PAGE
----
TABLE OF CONTENTS

PRINT April 1992

THE CAVE

Oliver Stone's JFK

LATE IN JANUARY, Pat Dowell resigned as film critic for the Washingtonian magazine when its editor, Jack Limpert, pulled one of her reviews from the February issue. As Limpert saw it, the piece praised an “extremely dumb movie,” and left its “bizarre picture of Washington” unchallenged. He had a professional responsibility, he felt, “to protect the magazine’s reputation”—a reputation that presumably would have been jeopardized, at least in establishment circles, by Dowell’s description of the film as a “brilliantly crafted indictment of history as an official story.”

Much of the rest of the mainstream press has also been protecting itself, and the country, from the movie in question— Oliver Stone’s JFK. For over two months as of this writing, Stone has served as the whipping boy for a flood of publications and TV programs, from the Washington Post to CBS’ 48 hours. (The controversy, of course, has only increased the film’s audience.) The New York Times alone has carried over a dozen articles, essays, reviews, editorials, and letters chastising the director.

In certain respects the criticism seems deserved. To support the theory that the Kennedy assassination was ordered by CIA and Pentagon officials fearful that a maverick president would dismantle their power, Stone constructs a mythologized, one-dimensional Kennedy, a savior of freedom, a “dying king” on the verge of ending the Cold War. It may be remotely possible that Kennedy was ready to disengage America from Vietnam, an action that would certainly have threatened America’s war machine. But it is inconceivable that his militaristic anticommunist politics would have pushed him toward détente with the Soviet Union, as JFK suggests.

Most disconcerting, Stone’s hero is New Orleans District Attorney Jim Garrison, the only prosecutor to have brought a suspect in the assassination to trial. Garrison’s quest for “truth” offers a compelling and readymade armature for Stone’s and Zachary Sklar’s complicated screenplay. But Garrison’s handling of the case, which ended in the acquittal of defendant Clay Shaw, was clumsy and sleazy, and was eventually discredited. Furthermore, even if we accept Kevin Costner’s Garrison as a noble symbol of all those brave figures who have challenged the Warren report, we are stunned by Stone’s embrace of homophobia. Shaw was a gay New Orleans businessman, allegedly tied to the CIA. And Stone’s movie, no doubt cued by the Garrison prosecution, is driven at least in part by an illogical and bigoted analogy between a “homosexual underworld”—which, to the extent that it could have existed as described, would have been born of self protection in a viciously homophobic society—and a right-wing conspiracy born of ruthlessness, desperation, and greed.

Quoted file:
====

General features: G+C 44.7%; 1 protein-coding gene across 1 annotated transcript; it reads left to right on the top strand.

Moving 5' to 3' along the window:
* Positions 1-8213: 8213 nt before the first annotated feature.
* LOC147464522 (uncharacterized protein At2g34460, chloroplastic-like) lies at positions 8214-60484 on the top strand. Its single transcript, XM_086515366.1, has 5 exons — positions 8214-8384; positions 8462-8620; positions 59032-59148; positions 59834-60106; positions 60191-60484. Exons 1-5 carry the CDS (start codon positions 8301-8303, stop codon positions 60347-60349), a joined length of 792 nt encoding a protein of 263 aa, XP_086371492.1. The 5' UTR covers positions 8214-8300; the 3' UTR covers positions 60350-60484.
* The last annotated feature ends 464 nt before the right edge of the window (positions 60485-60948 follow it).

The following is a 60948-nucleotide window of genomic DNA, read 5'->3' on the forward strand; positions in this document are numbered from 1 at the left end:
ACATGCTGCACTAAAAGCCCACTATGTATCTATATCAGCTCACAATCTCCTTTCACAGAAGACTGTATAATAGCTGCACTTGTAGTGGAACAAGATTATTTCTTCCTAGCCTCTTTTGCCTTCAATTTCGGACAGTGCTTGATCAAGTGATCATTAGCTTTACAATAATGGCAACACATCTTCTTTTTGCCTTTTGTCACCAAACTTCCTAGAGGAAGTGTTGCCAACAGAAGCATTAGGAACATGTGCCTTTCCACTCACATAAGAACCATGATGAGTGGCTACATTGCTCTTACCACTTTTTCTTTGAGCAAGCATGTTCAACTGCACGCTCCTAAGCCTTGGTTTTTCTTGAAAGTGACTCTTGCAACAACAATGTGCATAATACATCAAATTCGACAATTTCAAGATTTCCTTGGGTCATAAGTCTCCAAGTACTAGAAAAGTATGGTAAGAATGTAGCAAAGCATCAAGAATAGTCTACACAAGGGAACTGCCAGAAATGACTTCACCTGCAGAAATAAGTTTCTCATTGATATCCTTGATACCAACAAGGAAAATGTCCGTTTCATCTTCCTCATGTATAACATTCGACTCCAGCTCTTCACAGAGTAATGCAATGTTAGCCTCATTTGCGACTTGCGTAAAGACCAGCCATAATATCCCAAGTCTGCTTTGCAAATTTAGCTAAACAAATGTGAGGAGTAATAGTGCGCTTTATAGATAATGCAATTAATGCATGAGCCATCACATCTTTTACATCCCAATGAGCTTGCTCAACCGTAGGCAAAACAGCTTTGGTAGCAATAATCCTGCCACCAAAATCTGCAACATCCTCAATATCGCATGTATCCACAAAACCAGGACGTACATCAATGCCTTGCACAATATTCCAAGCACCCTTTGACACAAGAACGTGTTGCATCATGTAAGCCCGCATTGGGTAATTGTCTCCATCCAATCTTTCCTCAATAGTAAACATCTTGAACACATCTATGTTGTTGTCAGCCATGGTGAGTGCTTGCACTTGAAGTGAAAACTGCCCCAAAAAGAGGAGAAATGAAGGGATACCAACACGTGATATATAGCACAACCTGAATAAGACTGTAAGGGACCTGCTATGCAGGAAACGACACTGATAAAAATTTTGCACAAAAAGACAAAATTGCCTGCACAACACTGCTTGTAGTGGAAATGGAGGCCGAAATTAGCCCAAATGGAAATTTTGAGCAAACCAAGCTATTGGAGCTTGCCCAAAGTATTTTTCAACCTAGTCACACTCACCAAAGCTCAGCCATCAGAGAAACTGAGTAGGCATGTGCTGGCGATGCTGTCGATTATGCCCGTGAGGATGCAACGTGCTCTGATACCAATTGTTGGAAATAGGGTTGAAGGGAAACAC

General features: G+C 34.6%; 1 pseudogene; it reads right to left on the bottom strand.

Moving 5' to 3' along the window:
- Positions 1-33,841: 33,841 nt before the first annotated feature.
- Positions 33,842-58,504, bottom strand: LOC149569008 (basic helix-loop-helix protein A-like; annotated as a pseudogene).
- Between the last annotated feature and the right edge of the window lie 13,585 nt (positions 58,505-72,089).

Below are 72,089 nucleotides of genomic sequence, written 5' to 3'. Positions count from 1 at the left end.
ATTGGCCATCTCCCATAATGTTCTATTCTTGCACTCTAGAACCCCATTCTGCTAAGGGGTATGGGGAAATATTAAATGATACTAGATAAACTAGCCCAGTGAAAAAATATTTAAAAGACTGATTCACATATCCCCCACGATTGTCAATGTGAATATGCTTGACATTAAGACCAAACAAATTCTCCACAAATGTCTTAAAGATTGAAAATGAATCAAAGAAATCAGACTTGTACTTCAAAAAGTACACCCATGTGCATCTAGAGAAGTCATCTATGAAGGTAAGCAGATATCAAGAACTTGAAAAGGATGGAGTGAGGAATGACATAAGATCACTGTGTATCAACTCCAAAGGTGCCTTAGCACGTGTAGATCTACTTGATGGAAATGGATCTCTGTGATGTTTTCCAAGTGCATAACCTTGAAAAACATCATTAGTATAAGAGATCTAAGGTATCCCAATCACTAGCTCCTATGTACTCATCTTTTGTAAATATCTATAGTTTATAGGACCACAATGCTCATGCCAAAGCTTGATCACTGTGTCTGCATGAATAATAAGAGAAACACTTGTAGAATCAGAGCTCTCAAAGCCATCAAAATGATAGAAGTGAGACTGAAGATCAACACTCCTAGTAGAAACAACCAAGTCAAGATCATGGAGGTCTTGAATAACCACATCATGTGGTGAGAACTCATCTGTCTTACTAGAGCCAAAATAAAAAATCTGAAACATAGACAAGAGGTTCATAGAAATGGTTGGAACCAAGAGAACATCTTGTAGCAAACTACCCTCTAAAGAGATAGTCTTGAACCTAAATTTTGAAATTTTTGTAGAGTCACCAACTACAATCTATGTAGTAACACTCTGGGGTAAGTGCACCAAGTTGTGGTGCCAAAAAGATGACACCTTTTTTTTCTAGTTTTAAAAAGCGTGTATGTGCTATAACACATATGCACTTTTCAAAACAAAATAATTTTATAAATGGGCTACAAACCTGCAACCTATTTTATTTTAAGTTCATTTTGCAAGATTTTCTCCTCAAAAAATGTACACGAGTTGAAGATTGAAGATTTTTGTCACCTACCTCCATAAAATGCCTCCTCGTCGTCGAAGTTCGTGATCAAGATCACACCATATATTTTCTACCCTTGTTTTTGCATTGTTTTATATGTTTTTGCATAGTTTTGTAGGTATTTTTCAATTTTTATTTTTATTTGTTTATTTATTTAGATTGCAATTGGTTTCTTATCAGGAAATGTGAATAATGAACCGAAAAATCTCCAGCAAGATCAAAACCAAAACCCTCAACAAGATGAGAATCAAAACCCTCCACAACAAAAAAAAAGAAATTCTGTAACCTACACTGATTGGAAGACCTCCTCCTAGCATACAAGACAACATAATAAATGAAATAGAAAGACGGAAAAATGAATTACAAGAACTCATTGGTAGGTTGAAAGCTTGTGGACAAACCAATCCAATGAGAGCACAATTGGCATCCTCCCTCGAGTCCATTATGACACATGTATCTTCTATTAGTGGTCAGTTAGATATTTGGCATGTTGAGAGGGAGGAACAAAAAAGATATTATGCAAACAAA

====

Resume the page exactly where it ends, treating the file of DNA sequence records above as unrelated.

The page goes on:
Predictably, the mainstream press has largely ignored this problem, finding JFK’s seamless interweaving of documentary footage, historical data, cinematic re-creation, and pure conjecture far more grave. Stone “deserve[s] a rhetorical thrashing,” a New York Times editorial argues, for the “children of the video age” may “swallow JFK whole.” “Society cannot police art for inaccuracies,” the text continues, “film makers are free to take whatever liberties they wish. But society can denounce bogus history—and study honest history.” This unsubtle view of the process of remaking the past never acknowledges the liberties taken by the Warren Commission, or the reality that history is always inflected by the biases of those who write it. The general public may not be so naive. A January CBS News/New York Timessurvey revealed that three out of four Americans believe that Kennedy’s assassination was the result of a conspiracy, and that an official cover-up has kept the public from the truth.

At the bottom of much of the Stone-bashing is the defensiveness of our passive and complacent media, which most often uncritically embrace official history. For JFK has done what they have not—it has forced a rethinking of the conclusions of the Warren Commission, and also of the later investigation by the House Select Committee on Assassinations. In doing so, the film has questioned sacred master narratives that have comforted the national psyche with safer, vaguer explanations for that day in Dallas. It seems obvious that much of the media’s sensitivity over JFK comes because those more comfortable explanations safeguard a phallic order of power in which many journalists are themselves invested.

Costner’s final monologue in JFK, for all its echoes of the Frank Capra tradition of cinema, argues eloquently for a competent and public reevaluation of Kennedy’s murder, complete with disclosure of CIA files and other sealed. But even if these documents are released, a question remains: who will write the new histories of the Kennedy assassination? What biases, fears, and motives will shape these narratives? Indeed, the greatest legacy of JFK is not its one-sided tale of conspiracy but the doubt that it engenders in its viewers. The film may replace the incredible Warren Commission myth of a crazed lone gunman with an equally improbable countermyth, the story of a wholesome family man selflessly fighting to save the nation from a strange alliance of mobsters, faggots, and most of the joint chiefs of staff. The real reason it has been attacked, however, is surely because it encourages a vast audience to be healthily suspicious, not only of their government, but of the subsidiary apparatus that keeps it in place.

Maurice Berger is a cultural historian and art critic who lives in New York. His most recent book, How Art Becomes History was just published by HarperCollins, New York.